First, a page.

Post Written by Maia Welbel, gb&d and featured on gb&d.com.
See how you can save time, money, and energy on your next building project.
As building technology progresses, building codes become increasingly important. These regulations address public health, safety, and environmental protection while ensuring sustainable and livable conditions for generations to come. But they’re also changing rapidly. In order to be effective, architects and engineers must make decisions that comply with regularly updated codes, revolving around everything from fire and earthquake safety to light and air quality.
Vidaris, a consulting firm with the latest building code know-how, helps design teams make these decisions. Senior Principal Robert LiMandri joined Vidaris in 2014 and established the firm’s code advisory division after serving as the New York City Department of Buildings Commissioner. During his time in city government, he saw how architects and expediters often faced confusion around compliance, and he wanted to correct that. “Code consulting firms like Vidaris streamline the arduous and confusing process. We want to help design teams bring their projects to fruition,” LiMandri says.
These are just a few reasons why you should work with a consultant on your next building project.
1: Know your biggest hurdles early and mitigate your risks.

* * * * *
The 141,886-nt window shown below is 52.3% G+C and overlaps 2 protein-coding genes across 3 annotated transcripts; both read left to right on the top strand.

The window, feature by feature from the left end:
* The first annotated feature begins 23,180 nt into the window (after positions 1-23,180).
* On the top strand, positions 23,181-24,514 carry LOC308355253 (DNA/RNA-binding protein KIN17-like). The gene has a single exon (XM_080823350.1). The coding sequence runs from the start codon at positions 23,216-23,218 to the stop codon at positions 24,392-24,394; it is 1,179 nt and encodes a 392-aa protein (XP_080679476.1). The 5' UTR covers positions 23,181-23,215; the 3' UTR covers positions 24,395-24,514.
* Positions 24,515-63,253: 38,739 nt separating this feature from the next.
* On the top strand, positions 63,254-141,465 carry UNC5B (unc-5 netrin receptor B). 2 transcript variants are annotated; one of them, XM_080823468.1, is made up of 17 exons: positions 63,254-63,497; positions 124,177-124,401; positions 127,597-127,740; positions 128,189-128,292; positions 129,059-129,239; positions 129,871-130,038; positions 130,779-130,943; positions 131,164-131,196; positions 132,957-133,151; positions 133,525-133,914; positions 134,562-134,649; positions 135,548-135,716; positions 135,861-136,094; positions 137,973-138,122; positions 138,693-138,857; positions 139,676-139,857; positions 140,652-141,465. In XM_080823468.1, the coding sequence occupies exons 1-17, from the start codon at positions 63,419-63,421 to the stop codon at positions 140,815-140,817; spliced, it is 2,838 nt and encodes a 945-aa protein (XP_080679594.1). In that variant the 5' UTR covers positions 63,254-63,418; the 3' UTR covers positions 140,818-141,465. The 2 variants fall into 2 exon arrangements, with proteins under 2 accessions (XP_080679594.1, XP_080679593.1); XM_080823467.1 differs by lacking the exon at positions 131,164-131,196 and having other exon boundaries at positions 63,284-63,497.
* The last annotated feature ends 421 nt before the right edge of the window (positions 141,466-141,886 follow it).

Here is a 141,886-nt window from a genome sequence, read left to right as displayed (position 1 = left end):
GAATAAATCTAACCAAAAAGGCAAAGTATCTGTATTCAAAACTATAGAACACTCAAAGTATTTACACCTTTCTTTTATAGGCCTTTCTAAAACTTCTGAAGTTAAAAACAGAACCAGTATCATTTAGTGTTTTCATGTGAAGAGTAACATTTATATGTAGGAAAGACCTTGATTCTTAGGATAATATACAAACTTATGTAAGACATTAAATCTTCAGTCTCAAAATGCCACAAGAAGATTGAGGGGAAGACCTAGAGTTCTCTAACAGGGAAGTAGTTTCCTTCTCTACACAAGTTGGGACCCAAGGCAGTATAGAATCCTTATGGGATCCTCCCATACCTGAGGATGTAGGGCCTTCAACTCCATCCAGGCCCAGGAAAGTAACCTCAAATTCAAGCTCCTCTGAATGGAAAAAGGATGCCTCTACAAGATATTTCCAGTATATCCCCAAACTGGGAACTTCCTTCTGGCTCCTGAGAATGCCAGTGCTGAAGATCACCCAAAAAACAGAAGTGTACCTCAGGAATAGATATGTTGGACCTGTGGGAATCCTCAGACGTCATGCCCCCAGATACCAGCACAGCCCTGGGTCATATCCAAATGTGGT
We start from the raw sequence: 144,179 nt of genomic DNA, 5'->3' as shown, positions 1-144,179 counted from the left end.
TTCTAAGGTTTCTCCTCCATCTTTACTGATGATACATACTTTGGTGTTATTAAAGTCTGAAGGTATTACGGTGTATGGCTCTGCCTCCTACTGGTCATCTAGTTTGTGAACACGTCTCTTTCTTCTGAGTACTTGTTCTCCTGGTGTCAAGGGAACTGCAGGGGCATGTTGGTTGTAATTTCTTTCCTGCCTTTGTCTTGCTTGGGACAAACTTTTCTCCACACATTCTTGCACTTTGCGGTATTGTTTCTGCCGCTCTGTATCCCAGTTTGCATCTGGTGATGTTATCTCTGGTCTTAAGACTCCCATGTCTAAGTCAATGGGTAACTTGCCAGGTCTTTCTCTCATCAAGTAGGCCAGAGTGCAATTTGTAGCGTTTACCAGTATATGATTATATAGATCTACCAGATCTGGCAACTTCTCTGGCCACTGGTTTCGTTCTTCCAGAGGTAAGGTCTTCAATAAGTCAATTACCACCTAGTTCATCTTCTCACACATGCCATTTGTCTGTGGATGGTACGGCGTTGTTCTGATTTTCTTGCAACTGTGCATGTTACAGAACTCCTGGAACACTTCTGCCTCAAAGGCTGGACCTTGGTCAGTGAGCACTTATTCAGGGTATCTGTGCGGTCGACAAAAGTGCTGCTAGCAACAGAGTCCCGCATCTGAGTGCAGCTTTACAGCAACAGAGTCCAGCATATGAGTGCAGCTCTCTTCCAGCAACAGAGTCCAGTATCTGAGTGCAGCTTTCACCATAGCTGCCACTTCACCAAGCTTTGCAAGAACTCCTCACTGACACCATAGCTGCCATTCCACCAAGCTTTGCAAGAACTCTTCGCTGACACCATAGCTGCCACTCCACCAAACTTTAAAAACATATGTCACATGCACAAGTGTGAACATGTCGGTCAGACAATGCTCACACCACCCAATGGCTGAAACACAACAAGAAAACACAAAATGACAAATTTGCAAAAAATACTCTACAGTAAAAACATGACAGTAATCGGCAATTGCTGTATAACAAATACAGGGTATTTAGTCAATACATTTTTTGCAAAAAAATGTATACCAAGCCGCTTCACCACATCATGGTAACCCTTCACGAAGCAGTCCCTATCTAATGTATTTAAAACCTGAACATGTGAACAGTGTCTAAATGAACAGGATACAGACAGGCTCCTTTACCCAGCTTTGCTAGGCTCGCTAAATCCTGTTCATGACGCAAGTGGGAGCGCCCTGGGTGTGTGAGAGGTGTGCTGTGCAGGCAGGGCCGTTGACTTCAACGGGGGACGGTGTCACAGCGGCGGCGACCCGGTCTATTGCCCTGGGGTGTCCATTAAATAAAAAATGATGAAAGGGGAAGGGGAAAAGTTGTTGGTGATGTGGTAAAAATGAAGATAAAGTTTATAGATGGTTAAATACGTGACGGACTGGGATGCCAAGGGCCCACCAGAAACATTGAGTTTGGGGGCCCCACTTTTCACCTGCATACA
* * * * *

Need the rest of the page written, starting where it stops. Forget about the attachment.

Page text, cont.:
Thanks to their comprehensive familiarity with federal, state, and local building laws, code consultants can identify potential conflicts or violations early in the development process, heading off the need for a costly and time intensive redesign later.
Real-life scenario: Vidaris recently worked on a new hotel and residential building development in Manhattan that was cited for not having compliant windows in every unit. Vidaris advised the architect on how to adjust the location of the windows to satisfy code requirements for fire separation distance and window opening area, and as a result, all units were preserved, saving the owner/developer thousands of dollars.
2: Take advantage of code consultants’ diverse experience.
Any regulatory compliance issue you face on a building project has probably also been faced by many before you. Consultants can implement strategies they know succeed because they’ve applied them in the past with clients in similar situations, saving you valuable time and resources. “We are there as a sounding board, offering ideas and solutions,” LiMandri says.
Real-life scenario: For the development of four warehouse buildings on a 3.4 million-square-foot brownfield site on Staten Island, Vidaris consultants drew from their expertise in master planning, code advisory, and expediting. They consulted on each step of development, from the design and layout of the buildings to strategically engaging governing agencies to speed up the process.
3: Navigate conflicts between building codes and zoning laws.